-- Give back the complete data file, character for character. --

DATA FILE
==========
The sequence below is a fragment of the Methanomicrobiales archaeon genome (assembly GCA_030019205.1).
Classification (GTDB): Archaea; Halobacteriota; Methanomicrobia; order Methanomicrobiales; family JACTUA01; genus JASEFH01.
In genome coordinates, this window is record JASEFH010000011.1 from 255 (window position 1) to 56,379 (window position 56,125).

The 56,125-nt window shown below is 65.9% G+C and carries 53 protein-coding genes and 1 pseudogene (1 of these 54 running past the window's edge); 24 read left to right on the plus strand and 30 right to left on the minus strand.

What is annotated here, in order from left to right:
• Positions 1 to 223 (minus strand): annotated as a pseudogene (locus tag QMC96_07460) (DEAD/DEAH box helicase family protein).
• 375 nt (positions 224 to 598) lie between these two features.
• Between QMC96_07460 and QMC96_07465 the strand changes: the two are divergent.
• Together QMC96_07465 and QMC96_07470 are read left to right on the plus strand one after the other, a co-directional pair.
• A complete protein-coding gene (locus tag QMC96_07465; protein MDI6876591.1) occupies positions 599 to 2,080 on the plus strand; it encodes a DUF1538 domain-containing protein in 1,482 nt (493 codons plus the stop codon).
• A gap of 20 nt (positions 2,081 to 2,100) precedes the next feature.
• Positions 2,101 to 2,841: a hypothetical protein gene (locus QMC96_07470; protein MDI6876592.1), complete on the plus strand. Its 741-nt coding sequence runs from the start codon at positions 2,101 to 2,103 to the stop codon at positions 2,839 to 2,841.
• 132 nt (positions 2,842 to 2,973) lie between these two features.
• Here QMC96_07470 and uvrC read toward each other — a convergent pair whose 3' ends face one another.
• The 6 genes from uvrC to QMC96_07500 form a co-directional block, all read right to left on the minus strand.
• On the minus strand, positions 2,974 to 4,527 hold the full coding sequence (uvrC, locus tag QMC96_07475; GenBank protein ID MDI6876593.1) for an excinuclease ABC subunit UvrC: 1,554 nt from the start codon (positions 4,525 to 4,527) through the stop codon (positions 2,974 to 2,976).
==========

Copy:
The sequence below is a fragment of the Methanomicrobiales archaeon genome (assembly GCA_030019205.1).
Classification (GTDB): Archaea; Halobacteriota; Methanomicrobia; order Methanomicrobiales; family JACTUA01; genus JASEFH01.
In genome coordinates, this window is record JASEFH010000011.1 from 255 (window position 1) to 56,379 (window position 56,125).

The 56,125-nt window shown below is 65.9% G+C and carries 53 protein-coding genes and 1 pseudogene (1 of these 54 running past the window's edge); 24 read left to right on the plus strand and 30 right to left on the minus strand.

What is annotated here, in order from left to right:
• Positions 1 to 223 (minus strand): annotated as a pseudogene (locus tag QMC96_07460) (DEAD/DEAH box helicase family protein).
• 375 nt (positions 224 to 598) lie between these two features.
• Between QMC96_07460 and QMC96_07465 the strand changes: the two are divergent.
• Together QMC96_07465 and QMC96_07470 are read left to right on the plus strand one after the other, a co-directional pair.
• A complete protein-coding gene (locus tag QMC96_07465; protein MDI6876591.1) occupies positions 599 to 2,080 on the plus strand; it encodes a DUF1538 domain-containing protein in 1,482 nt (493 codons plus the stop codon).
• A gap of 20 nt (positions 2,081 to 2,100) precedes the next feature.
• Positions 2,101 to 2,841: a hypothetical protein gene (locus QMC96_07470; protein MDI6876592.1), complete on the plus strand. Its 741-nt coding sequence runs from the start codon at positions 2,101 to 2,103 to the stop codon at positions 2,839 to 2,841.
• 132 nt (positions 2,842 to 2,973) lie between these two features.
• Here QMC96_07470 and uvrC read toward each other — a convergent pair whose 3' ends face one another.
• The 6 genes from uvrC to QMC96_07500 form a co-directional block, all read right to left on the minus strand.
• On the minus strand, positions 2,974 to 4,527 hold the full coding sequence (uvrC, locus tag QMC96_07475; GenBank protein ID MDI6876593.1) for an excinuclease ABC subunit UvrC: 1,554 nt from the start codon (positions 4,525 to 4,527) through the stop codon (positions 2,974 to 2,976).